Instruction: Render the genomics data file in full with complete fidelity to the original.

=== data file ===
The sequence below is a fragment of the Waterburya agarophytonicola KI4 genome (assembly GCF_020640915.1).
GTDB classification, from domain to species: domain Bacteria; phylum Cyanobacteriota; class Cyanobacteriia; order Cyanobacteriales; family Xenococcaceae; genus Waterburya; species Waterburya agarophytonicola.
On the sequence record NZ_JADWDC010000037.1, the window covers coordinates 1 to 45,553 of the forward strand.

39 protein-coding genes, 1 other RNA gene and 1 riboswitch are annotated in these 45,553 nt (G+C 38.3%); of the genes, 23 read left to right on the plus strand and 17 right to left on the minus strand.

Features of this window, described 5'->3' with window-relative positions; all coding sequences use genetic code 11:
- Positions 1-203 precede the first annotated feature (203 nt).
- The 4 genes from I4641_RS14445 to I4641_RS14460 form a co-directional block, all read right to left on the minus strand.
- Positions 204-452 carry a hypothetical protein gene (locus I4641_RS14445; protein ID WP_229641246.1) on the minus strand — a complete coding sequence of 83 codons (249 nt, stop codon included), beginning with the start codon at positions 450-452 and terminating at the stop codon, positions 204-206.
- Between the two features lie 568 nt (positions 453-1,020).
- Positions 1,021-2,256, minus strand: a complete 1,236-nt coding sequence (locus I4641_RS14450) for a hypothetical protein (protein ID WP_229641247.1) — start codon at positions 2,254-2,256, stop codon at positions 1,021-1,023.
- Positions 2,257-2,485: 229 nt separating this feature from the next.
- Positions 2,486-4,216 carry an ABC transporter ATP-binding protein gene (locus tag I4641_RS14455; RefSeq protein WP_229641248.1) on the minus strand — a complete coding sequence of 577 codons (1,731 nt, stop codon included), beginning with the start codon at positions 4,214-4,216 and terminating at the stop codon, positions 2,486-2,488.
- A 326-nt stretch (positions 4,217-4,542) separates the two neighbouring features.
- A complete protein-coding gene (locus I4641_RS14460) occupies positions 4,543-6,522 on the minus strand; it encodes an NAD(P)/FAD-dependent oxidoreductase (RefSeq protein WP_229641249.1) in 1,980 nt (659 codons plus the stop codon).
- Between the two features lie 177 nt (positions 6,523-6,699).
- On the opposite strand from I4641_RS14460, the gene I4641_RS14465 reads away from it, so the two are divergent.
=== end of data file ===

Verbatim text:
The sequence below is a fragment of the Waterburya agarophytonicola KI4 genome (assembly GCF_020640915.1).
GTDB classification, from domain to species: domain Bacteria; phylum Cyanobacteriota; class Cyanobacteriia; order Cyanobacteriales; family Xenococcaceae; genus Waterburya; species Waterburya agarophytonicola.
On the sequence record NZ_JADWDC010000037.1, the window covers coordinates 1 to 45,553 of the forward strand.

39 protein-coding genes, 1 other RNA gene and 1 riboswitch are annotated in these 45,553 nt (G+C 38.3%); of the genes, 23 read left to right on the plus strand and 17 right to left on the minus strand.

Features of this window, described 5'->3' with window-relative positions; all coding sequences use genetic code 11:
- Positions 1-203 precede the first annotated feature (203 nt).
- The 4 genes from I4641_RS14445 to I4641_RS14460 form a co-directional block, all read right to left on the minus strand.
- Positions 204-452 carry a hypothetical protein gene (locus I4641_RS14445; protein ID WP_229641246.1) on the minus strand — a complete coding sequence of 83 codons (249 nt, stop codon included), beginning with the start codon at positions 450-452 and terminating at the stop codon, positions 204-206.
- Between the two features lie 568 nt (positions 453-1,020).
- Positions 1,021-2,256, minus strand: a complete 1,236-nt coding sequence (locus I4641_RS14450) for a hypothetical protein (protein ID WP_229641247.1) — start codon at positions 2,254-2,256, stop codon at positions 1,021-1,023.
- Positions 2,257-2,485: 229 nt separating this feature from the next.
- Positions 2,486-4,216 carry an ABC transporter ATP-binding protein gene (locus tag I4641_RS14455; RefSeq protein WP_229641248.1) on the minus strand — a complete coding sequence of 577 codons (1,731 nt, stop codon included), beginning with the start codon at positions 4,214-4,216 and terminating at the stop codon, positions 2,486-2,488.
- A 326-nt stretch (positions 4,217-4,542) separates the two neighbouring features.
- A complete protein-coding gene (locus I4641_RS14460) occupies positions 4,543-6,522 on the minus strand; it encodes an NAD(P)/FAD-dependent oxidoreductase (RefSeq protein WP_229641249.1) in 1,980 nt (659 codons plus the stop codon).
- Between the two features lie 177 nt (positions 6,523-6,699).
- On the opposite strand from I4641_RS14460, the gene I4641_RS14465 reads away from it, so the two are divergent.